And there is the state of Texas, whose bold experiment to welcome Bitcoin miners to help balance the power grid risks turned into a Lone Star State-sized disaster. In the wake of rising energy prices and debt burdens among miners, one state executive bemoaned a situation where “transformers, switch gears, and mobile data centers and containers for mining…are just sitting there.”

      So how exactly did this mess develop? One would expect that miners, who had to wait months for out-of-stock rigs to arrive, would have played it safe in a market known for volatility. But Guzman Pintos, the cofounder of mining company Luxor, says that these mining companies were incentivized to load up with debt to “pump their stock.” The premise is simple enough: The more mining rigs a company operates, the more Bitcoin it can produce, the greater its revenue, the higher its stock’s value—so long as Bitcoin’s price continues to fly.

    7. Turner Wright
      8 hours ago
      CZ and SBF duke it out on Twitter over failed FTX/Binance deal

      The former FTX CEO claimed that Binance “threatened to walk at the last minute” without an additional $75 million, accusing CZ of lying about his role in the deal.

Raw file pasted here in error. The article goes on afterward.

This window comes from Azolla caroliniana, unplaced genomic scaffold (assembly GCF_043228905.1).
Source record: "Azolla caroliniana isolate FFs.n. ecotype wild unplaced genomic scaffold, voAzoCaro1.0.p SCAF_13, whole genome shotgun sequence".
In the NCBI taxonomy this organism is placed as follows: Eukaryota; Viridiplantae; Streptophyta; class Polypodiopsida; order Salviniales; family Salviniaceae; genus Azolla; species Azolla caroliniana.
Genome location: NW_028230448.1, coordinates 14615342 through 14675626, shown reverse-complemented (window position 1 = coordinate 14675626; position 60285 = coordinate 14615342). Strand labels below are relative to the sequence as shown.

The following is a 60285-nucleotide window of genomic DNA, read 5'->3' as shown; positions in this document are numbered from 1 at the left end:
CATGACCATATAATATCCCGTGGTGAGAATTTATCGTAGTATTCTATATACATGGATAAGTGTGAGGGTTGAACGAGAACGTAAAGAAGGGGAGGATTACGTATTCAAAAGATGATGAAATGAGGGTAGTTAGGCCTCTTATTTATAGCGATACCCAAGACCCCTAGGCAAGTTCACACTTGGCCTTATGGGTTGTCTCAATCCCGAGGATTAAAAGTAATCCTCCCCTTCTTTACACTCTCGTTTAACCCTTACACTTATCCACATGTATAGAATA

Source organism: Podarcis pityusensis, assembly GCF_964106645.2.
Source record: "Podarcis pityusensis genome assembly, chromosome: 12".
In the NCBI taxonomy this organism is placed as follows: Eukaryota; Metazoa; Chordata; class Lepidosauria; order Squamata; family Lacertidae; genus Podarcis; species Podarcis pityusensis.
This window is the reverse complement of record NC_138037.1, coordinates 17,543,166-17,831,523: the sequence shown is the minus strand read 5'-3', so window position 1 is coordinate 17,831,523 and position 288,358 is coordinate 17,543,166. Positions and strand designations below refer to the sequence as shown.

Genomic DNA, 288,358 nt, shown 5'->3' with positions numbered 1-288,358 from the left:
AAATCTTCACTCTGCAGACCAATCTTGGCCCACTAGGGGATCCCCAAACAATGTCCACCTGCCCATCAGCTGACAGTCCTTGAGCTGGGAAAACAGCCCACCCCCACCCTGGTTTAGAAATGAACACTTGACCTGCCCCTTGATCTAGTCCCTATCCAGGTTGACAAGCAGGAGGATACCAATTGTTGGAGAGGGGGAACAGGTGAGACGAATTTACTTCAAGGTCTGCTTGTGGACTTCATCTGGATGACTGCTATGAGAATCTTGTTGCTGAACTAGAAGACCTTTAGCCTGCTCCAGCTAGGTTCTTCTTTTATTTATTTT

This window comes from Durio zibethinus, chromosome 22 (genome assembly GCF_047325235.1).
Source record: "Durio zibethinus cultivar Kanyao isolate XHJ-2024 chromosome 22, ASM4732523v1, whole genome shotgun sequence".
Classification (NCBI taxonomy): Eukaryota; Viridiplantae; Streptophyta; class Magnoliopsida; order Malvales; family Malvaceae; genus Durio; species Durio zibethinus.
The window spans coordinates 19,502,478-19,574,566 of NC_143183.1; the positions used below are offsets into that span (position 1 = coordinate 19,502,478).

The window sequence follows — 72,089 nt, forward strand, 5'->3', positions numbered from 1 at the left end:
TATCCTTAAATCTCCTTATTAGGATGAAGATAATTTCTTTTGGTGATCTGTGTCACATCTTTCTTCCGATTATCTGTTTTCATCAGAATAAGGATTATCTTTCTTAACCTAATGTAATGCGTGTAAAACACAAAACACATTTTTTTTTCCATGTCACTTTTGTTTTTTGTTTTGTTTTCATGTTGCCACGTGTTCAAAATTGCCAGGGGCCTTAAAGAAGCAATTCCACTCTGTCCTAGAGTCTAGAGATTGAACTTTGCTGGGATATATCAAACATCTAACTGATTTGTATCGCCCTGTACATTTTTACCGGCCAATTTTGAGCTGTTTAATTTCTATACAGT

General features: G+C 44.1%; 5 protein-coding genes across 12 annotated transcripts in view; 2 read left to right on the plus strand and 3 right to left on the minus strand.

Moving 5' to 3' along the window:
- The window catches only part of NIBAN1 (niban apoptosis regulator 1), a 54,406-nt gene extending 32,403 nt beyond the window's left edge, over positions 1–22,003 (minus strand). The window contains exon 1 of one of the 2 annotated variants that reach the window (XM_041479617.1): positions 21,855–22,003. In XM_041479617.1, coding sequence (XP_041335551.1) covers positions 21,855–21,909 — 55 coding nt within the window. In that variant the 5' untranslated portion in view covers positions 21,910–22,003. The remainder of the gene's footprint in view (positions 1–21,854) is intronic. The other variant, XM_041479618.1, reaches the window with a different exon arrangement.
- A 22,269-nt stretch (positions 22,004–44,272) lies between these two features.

Collect this article as NFT

      Binance CEO Changpeng Zhao, or CZ, and former FTX CEO Sam Bankman-Fried, or SBF, have revealed new details about the failed agreement between the exchanges during FTX’s liquidity crisis in November. 

      In a Dec. 9 Twitter thread, CZ referred to Bankman-Fried as a “fraudster,” saying Binance exited its position in FTX in July 2021 after becoming “increasingly uncomfortable with Alameda/SBF.” According to the Binance CEO, SBF was “unhinged” at the exchange pulling out — a claim that prompted an online response from the former FTX CEO.

      Bankman-Fried criticized CZ for his public admonition of FTX, adding details about the negotiations between the exchanges amid FTX’s reported “liquidity crunch” in November prior to the firm filing for bankruptcy. SBF said at the time that FTX had reached a “strategic transaction” with CZ, but Binance later pulled out after reviewing the exchange’s balance sheets. The former FTX CEO claimed that Binance “threatened to walk at the last minute” without an additional $75 million, accusing CZ of lying about his role in the deal.

      “You didn’t even have the rights to pull out as an investor unless we chose to buy you out–much of the tokens/equity were still locked,” said SBF, addressing CZ.

      1. I don’t see what interest CZ had to consumate the FTX bailout deal… unless a failure to do so resulted in a collapse of the entire cryptoverse, including Binance.

          1. What is it about collapsing Ponzi bubbles that some of us find fascinating and others do not?

            De gustibus non est disputandum.

          2. I’m sure we will all arrive there at the point when the Everything Bubble collapse bottoms out.